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I just finished reading Watchmen, and the ending is heavy. Spoilers ahead: it basically boils down to the heroes choosing whether to pardon a great evil for the greater good of humanity. I found myself siding with the heroes who were in favor of allowing this evil to go unpunished, because the alternative was certain Armageddon in a war between the United States and the Soviet Union. I was disappointed, then, when Rorschach couldn’t lay down his absolute version of justice for once in his life for the sake of the world.

In Half-Life 2, which I also just finished, Gordon Freeman is your silent alter ego who has a lot in common with Rorschach. While many humans become complacent with an alien empire that could (possibly?) wipe out humanity by proving themselves a valuable resource, the cost is too high for the freedom fighters that the player leads. Why, then, when faced with (basically) the same dilemma from Watchmen do I make the opposite choice for myself? Why do I sympathize with the Black Mesa guerrillas whose actions may jeopardize the survival of the species?

I think that it’s as simple as this: I know, despite the odds, there’s a very good chance that at the conclusion of Half-Life’s story, humanity will triumph. In other words, with the advantage of knowing there is a fourth wall there in front of me and that the events of the game are orchestrated by writers who want you to succeed, I am able to make the correct choice without having to contemplate the ramifications.

Maybe if I were Gordon Freeman I would surrender myself to the Combine to prevent further atrocities. But maybe if I were playing a game I would have followed Rorschach outside and joined him as a martyr for truth. In this way, contrary to my previous statements, playing a game can bring out the best in people, their heroic side, just as often as it does their worst.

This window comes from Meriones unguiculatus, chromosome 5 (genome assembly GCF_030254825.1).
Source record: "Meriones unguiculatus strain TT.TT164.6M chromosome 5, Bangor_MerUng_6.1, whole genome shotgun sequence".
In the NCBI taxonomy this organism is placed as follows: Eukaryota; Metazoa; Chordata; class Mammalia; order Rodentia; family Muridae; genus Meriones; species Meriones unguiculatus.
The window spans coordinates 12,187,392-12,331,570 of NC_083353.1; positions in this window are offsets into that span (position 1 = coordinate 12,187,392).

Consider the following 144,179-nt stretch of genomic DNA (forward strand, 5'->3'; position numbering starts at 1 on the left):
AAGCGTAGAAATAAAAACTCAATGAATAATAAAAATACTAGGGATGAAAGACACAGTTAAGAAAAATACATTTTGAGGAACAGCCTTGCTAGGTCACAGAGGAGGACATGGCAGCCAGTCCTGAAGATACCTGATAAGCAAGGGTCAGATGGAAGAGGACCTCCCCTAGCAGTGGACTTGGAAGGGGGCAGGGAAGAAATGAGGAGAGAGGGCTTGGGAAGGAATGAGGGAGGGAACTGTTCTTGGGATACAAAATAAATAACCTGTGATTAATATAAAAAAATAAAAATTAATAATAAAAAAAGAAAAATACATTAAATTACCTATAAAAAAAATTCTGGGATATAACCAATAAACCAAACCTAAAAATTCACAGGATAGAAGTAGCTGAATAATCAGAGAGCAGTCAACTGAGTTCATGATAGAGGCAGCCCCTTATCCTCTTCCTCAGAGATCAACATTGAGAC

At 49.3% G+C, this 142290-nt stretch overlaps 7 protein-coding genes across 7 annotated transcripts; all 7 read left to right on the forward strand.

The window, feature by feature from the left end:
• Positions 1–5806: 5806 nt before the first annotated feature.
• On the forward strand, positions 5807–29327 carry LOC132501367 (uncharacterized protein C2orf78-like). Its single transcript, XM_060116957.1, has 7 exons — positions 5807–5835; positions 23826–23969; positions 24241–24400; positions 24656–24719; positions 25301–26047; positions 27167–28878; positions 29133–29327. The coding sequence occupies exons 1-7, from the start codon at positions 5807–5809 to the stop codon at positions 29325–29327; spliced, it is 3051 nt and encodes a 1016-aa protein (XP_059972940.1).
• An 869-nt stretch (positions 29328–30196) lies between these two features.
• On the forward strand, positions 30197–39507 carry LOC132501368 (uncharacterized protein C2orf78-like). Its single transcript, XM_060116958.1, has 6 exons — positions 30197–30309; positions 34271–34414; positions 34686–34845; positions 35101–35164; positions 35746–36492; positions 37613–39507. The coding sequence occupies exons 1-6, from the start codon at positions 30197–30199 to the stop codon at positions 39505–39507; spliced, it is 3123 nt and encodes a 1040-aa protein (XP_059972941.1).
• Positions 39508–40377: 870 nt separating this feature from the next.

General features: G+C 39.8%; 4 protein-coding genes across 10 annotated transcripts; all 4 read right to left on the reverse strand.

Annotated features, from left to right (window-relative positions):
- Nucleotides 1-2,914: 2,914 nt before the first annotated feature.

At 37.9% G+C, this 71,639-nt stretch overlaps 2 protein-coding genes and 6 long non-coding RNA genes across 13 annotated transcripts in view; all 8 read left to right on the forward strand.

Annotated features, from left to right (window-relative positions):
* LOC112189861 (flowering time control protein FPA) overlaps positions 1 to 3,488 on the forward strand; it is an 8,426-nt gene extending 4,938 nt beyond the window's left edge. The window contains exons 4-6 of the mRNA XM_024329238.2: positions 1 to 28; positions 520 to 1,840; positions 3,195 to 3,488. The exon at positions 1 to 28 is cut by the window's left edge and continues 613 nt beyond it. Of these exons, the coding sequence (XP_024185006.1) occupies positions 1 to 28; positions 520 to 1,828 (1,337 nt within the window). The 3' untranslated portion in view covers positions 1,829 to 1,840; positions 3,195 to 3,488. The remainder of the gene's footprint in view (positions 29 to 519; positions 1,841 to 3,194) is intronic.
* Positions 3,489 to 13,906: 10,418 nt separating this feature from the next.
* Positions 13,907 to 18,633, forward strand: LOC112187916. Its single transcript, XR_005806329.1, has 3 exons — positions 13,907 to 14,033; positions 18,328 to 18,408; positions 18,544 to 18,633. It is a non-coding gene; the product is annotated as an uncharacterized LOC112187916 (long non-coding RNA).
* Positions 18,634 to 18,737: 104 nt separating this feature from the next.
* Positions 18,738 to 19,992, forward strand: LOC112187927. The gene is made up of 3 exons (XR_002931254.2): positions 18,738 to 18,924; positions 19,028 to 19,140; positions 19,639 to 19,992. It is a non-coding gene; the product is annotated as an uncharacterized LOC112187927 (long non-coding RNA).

MMORPGHS November 5, 2007

Posted by jmoran21 in Comics, Education, Games, Tech.
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second lifeBack in middle school, one of my summer reading books was the autobiography of Ryan White. What I remember most (other than his mother buying him an issue of Playboy) is that at one point during his illness, the school district where he lived patched his home through to a closed-circuit TV system and a two way radio so that he would be given his legally-guaranteed free education, without exposing other children to the Aids virus. Weren’t the 80’s just so enlightened? Being a classic antisocial loner, I thought that this was one of the highlights of having a terminal communicable disease, and it stayed in my mind for a long time.

So this warped but alluring concept meets New Media in, where else, Second Life. While not a citizen myself, I do love hearing about the development and growth of the metaverse, preparing myself for the day when they eventually get a real interface and you can actually begin playing it without a reference manual on your lap. I am told that all kinds of universities, libraries, and the New Media Consortium itself all own or rent property where players can attend lectures and avail themselves of information with real life professionals. But as I previously intimated, this is great for the millions of people who play Second Life world-wide, not so much for the billions who don’t.